Pair Fauteuils en Gondoles, about 1830–35
Mahogany (secondary woods: ash)
Each, 31 1/2 in. high, 21 1/8 in. wide, 21 1/8 in. deep (overall)
Marked (with incised stamps): I and II
EX COLL.: [art market, Beacon, New York, about 1987]; to private collection, 1987–97; to [Hirschl & Adler Galleries, New York, 1997–98]; to private collection, and by descent, until 2013
One of the most popular forms of chairs made in France during the early years of the nineteenth century was the chaise gondole, literally gondola chair, in which the rounded plan of the chair actually enveloped the sitter, much like that of a more conventional barrel chair. The form was also used in England, and even enjoyed some popularity in the United States. The side chairs that are a part of the suite of furniture that Duncan Phyfe made for New York lawyer Samuel Foot in 1837, now in the Greek Revival Parlor in The American Wing at The Metropolitan Museum of Art, New York, represent a type that became popular in the later 1820s and through that 1830s.
Like the whole genre of easy chairs in American Neo-Classical furniture, chaises gondoles with open or closed arms are extremely rare, only a very small number having been recorded. One of this group is published in Oscar P. Fitzgerald's Three Centuries of American Furniture (New York: Gramercy Publishing Company, 1982), p. 113 fig. VI-4, where it is simply called "American, ca. 1830." It is very likely of New York origin, as is this pair of chairs of virtually identical form but with handsomely veneered and scrolled backs instead of the upholstered back of the published example.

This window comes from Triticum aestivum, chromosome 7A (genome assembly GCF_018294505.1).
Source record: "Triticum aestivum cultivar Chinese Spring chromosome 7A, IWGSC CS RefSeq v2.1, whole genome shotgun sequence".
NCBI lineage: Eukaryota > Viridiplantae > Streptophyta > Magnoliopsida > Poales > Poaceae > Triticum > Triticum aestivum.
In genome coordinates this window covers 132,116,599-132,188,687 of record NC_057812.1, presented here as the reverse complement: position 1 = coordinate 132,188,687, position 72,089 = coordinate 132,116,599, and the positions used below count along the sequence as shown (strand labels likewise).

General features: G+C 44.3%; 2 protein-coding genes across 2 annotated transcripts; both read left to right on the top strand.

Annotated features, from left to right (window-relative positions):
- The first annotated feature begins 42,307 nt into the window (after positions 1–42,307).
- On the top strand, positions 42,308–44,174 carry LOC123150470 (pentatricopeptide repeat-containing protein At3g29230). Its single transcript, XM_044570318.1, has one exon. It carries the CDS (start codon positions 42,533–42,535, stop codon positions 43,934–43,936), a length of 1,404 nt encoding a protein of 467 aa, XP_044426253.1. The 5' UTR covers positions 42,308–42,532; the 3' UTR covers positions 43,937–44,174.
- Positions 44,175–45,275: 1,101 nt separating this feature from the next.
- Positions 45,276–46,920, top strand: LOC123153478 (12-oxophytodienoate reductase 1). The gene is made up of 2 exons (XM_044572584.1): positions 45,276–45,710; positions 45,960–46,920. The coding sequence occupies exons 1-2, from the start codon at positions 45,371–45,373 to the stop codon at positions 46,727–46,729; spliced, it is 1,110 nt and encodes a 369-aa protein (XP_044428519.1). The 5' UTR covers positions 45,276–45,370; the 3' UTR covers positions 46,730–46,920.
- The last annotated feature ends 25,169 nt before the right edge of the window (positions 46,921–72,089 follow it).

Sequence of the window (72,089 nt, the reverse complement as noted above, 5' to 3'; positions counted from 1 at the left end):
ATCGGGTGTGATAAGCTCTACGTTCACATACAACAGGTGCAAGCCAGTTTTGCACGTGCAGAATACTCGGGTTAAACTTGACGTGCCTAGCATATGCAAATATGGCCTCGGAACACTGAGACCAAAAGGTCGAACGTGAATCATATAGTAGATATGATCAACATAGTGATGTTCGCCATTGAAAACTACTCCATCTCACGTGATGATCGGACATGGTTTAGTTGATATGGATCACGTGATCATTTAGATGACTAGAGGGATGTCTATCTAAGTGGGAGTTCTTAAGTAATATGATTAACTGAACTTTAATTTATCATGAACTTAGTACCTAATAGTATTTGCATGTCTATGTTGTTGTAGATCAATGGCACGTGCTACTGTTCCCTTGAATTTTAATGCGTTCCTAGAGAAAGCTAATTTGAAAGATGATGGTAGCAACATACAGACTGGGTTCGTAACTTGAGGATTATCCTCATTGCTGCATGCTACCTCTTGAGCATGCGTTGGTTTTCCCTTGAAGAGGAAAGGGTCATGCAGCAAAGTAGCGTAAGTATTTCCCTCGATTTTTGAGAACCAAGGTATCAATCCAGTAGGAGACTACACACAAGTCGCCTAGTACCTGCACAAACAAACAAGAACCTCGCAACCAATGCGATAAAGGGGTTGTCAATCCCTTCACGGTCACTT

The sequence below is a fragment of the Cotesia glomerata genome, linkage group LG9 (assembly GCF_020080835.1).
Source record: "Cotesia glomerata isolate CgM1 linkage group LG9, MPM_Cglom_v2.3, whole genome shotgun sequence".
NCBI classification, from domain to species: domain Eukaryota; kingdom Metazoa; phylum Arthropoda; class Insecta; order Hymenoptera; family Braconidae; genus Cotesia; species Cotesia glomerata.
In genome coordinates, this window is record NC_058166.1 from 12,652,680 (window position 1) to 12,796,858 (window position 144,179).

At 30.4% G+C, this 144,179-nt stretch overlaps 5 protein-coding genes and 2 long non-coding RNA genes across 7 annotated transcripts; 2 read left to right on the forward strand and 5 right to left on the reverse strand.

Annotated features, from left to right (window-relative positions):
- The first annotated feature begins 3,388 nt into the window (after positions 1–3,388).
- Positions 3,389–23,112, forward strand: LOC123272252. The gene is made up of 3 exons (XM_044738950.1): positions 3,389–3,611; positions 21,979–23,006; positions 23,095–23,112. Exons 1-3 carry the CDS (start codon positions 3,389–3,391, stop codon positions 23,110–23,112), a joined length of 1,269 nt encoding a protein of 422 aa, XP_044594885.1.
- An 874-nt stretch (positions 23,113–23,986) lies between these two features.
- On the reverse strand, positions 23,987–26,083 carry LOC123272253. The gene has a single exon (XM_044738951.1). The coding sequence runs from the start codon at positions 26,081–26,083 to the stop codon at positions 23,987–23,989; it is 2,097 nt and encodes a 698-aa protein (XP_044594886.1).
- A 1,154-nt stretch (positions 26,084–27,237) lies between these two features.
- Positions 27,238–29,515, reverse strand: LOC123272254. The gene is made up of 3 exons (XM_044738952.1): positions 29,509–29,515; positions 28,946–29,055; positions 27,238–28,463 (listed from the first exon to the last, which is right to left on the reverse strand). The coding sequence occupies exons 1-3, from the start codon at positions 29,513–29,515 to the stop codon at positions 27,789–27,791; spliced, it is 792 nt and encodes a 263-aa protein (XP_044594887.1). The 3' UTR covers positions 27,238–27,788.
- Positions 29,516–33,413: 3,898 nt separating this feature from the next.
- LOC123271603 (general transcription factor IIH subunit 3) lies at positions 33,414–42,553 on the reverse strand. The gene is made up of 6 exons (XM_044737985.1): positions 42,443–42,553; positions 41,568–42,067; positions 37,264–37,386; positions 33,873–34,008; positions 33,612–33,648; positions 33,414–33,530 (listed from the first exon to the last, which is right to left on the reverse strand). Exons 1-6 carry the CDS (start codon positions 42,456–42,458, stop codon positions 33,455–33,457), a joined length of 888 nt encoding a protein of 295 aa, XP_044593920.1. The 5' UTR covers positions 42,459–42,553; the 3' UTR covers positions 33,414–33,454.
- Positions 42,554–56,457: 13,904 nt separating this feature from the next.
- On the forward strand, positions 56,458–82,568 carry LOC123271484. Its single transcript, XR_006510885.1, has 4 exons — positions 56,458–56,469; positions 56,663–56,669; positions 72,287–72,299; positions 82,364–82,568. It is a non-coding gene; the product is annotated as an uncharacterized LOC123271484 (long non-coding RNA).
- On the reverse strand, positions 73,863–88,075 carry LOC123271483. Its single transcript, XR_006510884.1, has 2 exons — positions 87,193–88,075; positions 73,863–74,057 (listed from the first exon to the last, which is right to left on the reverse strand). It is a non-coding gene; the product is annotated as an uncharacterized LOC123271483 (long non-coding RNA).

These chairs appear to be unique in form. Although adapted from a generic French form, they have been modified to create an indigenously American expression that would not easily be mistaken for French examples.